We kept a couple of old sows for a number of years, one British Saddleback (Rosy) and the other a Gloucester Old Spot/Tamworth? cross (Ginger). The hope was they would eat/uproot the rushes (Juncas effusus), which saturate our land, and prepare it for planting without using fossil fuel. Another permacultural idea. They were delightful characters with whom I loved spending time, and who equally delighted in human company! But the land became an utter quagmire over the winter, lost any sense of soil structure, and all the rushes remained untouched. The pigs were so unhappy sinking into the cold mud. Of course we had to feed them as there was no nutrition in the land and we have no oak trees for acorns. That was very expensive, and as their nutritional requirements are virtually the same as ours only on a much larger scale, made little sense in seeking a sustainable system for living. So we kept them effectively as pets for several years before saying goodbye to them. They were getting elderly, still in good health, but there were occasional signs of arthritis, and we couldn’t afford to feed them, so we had them peacefully slaughtered here on site and they knew nothing about it. We had them butchered but the meat was not great – pork is still seldom on our menu now!

I tried Fukuoka’s ideas for planting wheat (One Straw Revolution) by placing reclaimed cardboard boxes spread out over rushes and grass, embedding the seeds in small balls of soil and spreading them over the cardboard (~20yds x 5yds), covering with manure, compost and soil, topped with 8 inches of scythed and dried rushes. But I was being watched by the corvids. Each morning I would come out and find 20-30 crows, rooks, jackdaws and pigeons sifting through my plot. Despite attempts to chase them off, needless to say, nothing grew. Except the rushes under the cardboard, which pushed back through. Another attempt crossed off the list!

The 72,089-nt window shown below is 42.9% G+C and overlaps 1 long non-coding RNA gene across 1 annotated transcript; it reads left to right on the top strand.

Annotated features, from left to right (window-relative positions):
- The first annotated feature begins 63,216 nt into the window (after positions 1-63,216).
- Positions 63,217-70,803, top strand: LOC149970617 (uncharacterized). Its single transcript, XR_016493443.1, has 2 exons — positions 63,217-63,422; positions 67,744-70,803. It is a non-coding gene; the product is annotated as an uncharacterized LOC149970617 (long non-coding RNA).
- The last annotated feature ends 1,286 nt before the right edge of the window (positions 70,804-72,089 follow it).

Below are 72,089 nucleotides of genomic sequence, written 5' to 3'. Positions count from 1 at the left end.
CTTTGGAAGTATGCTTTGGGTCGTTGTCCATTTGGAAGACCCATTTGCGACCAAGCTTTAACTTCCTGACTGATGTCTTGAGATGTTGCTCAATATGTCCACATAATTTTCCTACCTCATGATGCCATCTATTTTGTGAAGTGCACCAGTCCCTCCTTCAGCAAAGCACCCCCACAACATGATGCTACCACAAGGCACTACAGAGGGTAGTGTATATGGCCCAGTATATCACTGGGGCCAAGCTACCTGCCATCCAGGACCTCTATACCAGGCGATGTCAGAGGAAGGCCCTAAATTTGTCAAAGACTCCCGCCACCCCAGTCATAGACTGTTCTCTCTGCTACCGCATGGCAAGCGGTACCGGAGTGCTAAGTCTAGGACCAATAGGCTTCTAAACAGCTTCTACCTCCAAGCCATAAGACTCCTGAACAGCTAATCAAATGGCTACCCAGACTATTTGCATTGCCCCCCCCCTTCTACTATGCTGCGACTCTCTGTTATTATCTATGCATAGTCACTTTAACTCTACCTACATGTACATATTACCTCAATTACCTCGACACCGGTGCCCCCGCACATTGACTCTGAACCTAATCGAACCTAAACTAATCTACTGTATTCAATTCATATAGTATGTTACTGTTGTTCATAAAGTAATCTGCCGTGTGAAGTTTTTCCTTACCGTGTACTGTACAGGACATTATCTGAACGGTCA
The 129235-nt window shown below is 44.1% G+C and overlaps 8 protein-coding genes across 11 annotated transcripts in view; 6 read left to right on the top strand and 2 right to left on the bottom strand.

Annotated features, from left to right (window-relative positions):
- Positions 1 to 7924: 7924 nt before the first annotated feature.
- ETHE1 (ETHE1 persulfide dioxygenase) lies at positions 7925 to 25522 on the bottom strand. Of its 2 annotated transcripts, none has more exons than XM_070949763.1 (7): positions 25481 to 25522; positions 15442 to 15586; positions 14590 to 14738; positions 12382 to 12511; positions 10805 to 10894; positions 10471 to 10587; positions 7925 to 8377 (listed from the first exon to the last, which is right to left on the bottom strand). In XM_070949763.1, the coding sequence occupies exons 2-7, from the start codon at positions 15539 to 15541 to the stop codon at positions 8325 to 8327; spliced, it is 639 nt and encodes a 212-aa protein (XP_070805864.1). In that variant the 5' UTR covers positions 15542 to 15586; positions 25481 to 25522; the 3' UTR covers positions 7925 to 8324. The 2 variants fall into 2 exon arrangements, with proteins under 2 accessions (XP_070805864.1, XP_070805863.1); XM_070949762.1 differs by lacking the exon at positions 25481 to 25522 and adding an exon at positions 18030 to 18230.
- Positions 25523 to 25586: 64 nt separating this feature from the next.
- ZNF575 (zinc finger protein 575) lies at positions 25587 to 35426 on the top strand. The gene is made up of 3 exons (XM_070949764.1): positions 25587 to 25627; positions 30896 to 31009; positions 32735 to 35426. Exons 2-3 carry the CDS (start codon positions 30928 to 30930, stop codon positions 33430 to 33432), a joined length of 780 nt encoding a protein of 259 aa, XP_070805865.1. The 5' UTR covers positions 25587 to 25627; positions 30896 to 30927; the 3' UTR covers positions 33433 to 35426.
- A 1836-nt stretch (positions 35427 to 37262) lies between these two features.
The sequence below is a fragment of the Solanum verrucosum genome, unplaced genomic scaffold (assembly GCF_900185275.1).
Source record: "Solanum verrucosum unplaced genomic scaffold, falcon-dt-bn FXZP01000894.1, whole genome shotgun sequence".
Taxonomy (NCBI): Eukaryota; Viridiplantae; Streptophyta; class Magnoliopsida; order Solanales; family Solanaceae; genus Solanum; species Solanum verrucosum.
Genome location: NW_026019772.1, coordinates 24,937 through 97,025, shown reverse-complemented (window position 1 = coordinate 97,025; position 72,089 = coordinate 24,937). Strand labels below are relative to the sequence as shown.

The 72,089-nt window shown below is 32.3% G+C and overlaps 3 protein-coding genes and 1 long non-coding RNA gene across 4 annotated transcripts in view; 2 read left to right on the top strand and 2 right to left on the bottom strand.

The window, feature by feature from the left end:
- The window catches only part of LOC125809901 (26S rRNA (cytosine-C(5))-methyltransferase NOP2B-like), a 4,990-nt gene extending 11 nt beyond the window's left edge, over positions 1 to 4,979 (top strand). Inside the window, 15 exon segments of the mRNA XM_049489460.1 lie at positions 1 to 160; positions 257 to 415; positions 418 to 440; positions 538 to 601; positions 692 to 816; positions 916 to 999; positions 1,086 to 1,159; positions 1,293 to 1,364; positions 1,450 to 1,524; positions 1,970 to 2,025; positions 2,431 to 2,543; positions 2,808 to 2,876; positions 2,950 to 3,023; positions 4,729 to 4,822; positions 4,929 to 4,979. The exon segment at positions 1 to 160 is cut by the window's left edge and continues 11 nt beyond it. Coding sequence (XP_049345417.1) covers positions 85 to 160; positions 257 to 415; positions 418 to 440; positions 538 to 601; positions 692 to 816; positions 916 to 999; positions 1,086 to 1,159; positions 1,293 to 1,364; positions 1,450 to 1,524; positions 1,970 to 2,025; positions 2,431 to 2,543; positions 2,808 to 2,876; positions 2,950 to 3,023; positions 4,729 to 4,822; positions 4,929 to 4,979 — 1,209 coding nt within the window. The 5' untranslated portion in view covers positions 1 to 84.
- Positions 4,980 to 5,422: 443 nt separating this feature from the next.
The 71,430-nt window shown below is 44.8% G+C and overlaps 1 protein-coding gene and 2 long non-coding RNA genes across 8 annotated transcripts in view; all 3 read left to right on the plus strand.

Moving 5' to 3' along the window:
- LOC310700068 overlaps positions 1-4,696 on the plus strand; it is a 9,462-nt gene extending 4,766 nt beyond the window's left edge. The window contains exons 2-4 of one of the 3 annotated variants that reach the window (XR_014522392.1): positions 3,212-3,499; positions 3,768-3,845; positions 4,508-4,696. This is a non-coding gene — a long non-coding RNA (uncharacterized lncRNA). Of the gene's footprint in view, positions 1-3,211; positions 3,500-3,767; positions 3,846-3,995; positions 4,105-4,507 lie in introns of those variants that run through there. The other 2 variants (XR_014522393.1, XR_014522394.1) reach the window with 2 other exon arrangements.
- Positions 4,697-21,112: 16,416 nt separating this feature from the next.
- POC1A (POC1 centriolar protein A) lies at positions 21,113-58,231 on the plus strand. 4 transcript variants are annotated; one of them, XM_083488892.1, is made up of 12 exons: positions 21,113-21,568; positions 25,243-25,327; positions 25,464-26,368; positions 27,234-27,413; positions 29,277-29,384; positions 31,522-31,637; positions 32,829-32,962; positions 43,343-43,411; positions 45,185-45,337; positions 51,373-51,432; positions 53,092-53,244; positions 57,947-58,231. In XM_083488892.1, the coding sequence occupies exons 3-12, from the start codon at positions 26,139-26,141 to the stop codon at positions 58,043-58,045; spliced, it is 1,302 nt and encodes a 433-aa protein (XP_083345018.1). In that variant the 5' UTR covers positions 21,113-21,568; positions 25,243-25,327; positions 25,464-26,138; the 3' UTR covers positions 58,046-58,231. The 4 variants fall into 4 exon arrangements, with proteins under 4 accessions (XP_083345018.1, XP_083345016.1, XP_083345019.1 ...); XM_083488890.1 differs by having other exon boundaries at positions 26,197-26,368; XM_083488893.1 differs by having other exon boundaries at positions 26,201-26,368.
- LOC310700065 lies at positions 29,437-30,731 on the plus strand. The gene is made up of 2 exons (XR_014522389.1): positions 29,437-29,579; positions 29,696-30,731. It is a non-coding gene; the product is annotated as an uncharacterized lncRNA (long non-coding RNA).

People that know say beans and oats are the best things to grow on heavy, wet soil. Tried it. Nothing. Same with potatoes – plant one, get one! Carrots. Peas. Even turnips! Trying to get anything to grow above hand-dug plot scale in a small field has been a fruitless exercise. Other locals say their grandfathers said nothing will grow north of Hethersgill apart from rushes! Seems they were right.

We have tried so many different techniques with respect to planting, growing, nurturing, but it seems this land has a reluctance to produce anything edible. We have attempted agroforestry, and indeed still have a lot of willow growing, but animals and trees don’t mix until the trees are well established and out of reach of the animals. In the meantime, protecting them from the browsers is very expensive.

We’ve been trying to keep bees in a ‘barefoot’ manner for around 10 years now, (Top Bar Hives, and more recently in Langstroth and Nationals) and they, too, struggle to survive without intervention. I’ve tried Carniolan, British Black and Buckfast bees at different times. I’ve taken maybe 10lbs of honey from them in that time and I’ve lost count of how many colonies have died through the years. Perhaps it’s because the forage is so poor in this area? Perhaps we, as westerners, have overbred our bees and they are now so inbred they have lost the ability to naturally adapt to changing climates? I suspect my one remaining colony (Buckfast) will not have survived this winter as it was so weak at the end of last season. My other colony shockingly starved to death in August last year after I took some honey from them in July – it was too late when I realised and tried to feed them. Who would have thought that was possible in late summer…